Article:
Cuyahoga County short 145 case workers in Department of Child and Family Services office
CLEVELAND, Ohio (WOIO) - Like so many businesses and offices in Northeast Ohio, workers at Cuyahoga County’s child and family services put “We’re Hiring” signs outside the Jane Edna Hunter building.
What’s different about the ask within that department is that children’s lives are literally dependent on the people needed to fill the roles.
They are workers the community counts on to make sure children are safe and intervene when kids are in danger.
A 19 News investigation recently revealed that with nowhere else to go, dozens of teens have been forced to stay more than one night at the Jane Edna office building so far this year.
Amid our coverage, the placement crisis has become a focal point and regularly discussed topic in the race for County Executive.
Chris Ronayne is running as the county’s democratic nominee and Lee Weingart is running against him as a republican.
In a recent debate between the two candidates, citizens posed questions about issues near to their hearts.
Traci Giovanis asked, “How will you immediately address the foster care, youth crisis in our county? Specifically, housing children with needs at Jane Edna and then these children are put through a broken justice system.”
The candidates’ answers in the debate, lead us to discover that Cuyahoga County is down 145 case workers right now. That’s 30 percent of the case worker staff budgeted for.
“The caseloads are too big,” Chris Ronayne asked.
Late last month, just a few weeks after our one-on-one interview with Interim Director Jackie Fletcher, the county council passed her department’s emergency request to raise wages for social workers.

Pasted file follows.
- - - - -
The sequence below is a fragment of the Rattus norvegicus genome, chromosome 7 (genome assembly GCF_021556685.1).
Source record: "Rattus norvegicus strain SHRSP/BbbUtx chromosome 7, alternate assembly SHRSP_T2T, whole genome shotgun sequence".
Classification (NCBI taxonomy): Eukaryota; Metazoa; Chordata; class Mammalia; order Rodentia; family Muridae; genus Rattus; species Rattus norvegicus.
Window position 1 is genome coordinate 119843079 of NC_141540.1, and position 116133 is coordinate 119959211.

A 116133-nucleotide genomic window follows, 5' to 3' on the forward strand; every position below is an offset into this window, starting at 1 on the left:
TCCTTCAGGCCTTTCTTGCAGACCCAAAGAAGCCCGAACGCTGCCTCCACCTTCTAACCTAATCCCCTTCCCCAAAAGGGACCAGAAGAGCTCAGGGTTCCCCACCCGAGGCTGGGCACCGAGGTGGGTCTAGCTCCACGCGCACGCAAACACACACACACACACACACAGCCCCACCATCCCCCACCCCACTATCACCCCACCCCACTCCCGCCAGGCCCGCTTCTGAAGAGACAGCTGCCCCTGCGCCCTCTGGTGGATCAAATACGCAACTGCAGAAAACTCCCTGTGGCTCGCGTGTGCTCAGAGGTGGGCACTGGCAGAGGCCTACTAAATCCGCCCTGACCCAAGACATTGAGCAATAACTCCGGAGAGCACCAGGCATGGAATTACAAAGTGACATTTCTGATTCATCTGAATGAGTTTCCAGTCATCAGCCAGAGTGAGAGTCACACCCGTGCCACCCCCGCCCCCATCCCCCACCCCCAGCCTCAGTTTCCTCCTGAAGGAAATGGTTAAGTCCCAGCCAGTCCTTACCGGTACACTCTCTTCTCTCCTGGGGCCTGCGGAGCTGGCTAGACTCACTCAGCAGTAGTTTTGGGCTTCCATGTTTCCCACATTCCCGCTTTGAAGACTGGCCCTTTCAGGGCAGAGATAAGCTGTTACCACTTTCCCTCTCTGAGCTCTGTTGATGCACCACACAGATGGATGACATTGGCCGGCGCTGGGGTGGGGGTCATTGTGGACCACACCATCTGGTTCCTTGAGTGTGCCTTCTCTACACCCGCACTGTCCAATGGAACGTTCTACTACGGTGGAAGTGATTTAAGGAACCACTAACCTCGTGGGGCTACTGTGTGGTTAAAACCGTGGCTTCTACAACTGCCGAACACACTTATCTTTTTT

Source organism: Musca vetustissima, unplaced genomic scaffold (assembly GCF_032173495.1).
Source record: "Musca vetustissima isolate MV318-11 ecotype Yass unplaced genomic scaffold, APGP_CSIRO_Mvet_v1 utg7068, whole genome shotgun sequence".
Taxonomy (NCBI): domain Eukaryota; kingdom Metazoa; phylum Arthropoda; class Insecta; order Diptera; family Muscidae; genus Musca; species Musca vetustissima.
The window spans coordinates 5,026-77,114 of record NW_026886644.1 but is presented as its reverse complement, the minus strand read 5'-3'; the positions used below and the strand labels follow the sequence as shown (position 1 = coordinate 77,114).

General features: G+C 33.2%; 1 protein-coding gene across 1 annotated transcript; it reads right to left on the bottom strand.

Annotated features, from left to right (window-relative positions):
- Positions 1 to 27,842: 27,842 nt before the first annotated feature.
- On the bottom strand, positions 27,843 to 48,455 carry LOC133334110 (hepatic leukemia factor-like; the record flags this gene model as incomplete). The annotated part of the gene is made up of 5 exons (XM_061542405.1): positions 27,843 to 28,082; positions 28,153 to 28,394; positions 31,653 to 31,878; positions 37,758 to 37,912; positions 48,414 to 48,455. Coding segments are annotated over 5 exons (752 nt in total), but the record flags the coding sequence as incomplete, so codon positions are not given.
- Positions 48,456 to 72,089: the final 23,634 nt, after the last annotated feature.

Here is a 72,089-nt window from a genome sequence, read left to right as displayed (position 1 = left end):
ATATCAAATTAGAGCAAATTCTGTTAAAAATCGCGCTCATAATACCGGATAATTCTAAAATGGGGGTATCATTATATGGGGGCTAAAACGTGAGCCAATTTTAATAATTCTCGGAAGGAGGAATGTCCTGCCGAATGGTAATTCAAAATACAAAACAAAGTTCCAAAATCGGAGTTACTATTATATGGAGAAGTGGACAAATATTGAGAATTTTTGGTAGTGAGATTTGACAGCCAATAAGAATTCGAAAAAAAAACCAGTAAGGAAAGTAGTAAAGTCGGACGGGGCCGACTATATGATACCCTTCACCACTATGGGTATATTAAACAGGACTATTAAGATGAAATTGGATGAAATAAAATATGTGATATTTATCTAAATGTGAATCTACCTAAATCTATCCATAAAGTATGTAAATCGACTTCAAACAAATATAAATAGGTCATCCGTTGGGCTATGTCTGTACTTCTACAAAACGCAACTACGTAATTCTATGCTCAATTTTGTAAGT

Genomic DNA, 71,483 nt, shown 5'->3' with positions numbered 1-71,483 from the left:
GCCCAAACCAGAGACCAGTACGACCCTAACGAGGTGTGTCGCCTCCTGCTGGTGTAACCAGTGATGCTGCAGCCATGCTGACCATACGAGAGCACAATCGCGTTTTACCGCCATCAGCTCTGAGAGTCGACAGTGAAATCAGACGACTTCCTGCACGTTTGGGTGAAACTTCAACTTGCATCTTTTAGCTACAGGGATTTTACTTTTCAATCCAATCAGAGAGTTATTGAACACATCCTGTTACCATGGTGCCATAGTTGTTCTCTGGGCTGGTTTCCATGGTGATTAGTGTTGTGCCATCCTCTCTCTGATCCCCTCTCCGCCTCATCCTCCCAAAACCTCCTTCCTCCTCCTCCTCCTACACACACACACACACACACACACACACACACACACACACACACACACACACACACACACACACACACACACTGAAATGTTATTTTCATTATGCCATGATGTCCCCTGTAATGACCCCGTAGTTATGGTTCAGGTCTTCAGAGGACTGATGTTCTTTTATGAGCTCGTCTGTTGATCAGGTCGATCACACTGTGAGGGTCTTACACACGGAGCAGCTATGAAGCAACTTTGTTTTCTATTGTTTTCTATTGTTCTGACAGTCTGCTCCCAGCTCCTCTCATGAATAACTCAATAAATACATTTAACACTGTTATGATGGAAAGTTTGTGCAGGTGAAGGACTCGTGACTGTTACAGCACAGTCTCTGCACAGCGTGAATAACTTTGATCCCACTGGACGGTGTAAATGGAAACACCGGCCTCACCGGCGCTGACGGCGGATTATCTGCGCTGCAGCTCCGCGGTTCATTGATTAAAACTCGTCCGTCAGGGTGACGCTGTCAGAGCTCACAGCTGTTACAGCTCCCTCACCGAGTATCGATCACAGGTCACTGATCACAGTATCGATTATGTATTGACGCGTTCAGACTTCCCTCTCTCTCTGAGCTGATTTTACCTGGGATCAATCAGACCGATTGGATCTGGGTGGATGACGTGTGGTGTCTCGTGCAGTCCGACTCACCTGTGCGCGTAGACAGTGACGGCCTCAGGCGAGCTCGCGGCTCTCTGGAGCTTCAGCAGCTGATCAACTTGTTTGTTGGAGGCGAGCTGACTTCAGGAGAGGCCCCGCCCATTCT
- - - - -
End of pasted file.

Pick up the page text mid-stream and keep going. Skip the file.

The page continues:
The latest job posting shows child protection specialists now earn 26 dollars an hour, which is almost two dollars more per hour than the state average according to ZipRecruiter.
Even after the wage increase, the conversation continues; not only about the workforce, but how to appropriately place the children who come into state care.
They are often teens who may have mental challenges and may be dangerous to the community if not taken care of properly.
“As you probably know, the county is warehousing children in the Jane Edna Hunter county building, because they won’t pay an appropriate reimbursement rate to OhioGuidestone and Bellefaire, who have slots available, but can’t hire staff because the county is being too cheap,” Lee Weingart said.
We reached out to those providers mentioned that care for kids with mental illness and other special needs.
While OhioGuidestone declined to comment, Bellefaire tells 19 Investigates it has 31 empty beds they could open if they had the money to pay staff.
A spokesperson says Bellefaire recently asked the county for a rate increase, but it was denied.
You may remember, the county ultimately signed a $500,000 emergency agreement with the Centers for Families and Children to open eight new beds there.
The Centers tells us those beds aren’t open yet.
However, the county is about to vote on a measure that would allocate 10 more million dollars to setting them up and running them through 2024.
In a statement, a spokesperson said, “Ours is a novel approach called T – Suite, a hotel for teens. This will involve comfortable setting while these teens wait to be placed in their next home. It will include 24/7 residential support to provide for the safety and needs of these young people. It includes a minimum of one team member for every two youths with the option to increase staffing to 1:1 depending on needs; skilled caregivers who will be paid far above the market rate; off-duty plainclothes police officers to help keep children, staffers and guests safe; and a setting designed to help begin or continue the healing process.”
The Centers tells 19 investigates the following is still on the to-do list:
- Evaluate 40+ applicants for Youth Specialist Positions
- Schedule Job Fair for mid-October
- Finalize an offer to T-Suites Director
- Select the space and make small renovations
- Source and purchase furniture.
If the county moves forward, the beds will be available for 12- to 18-year-olds.
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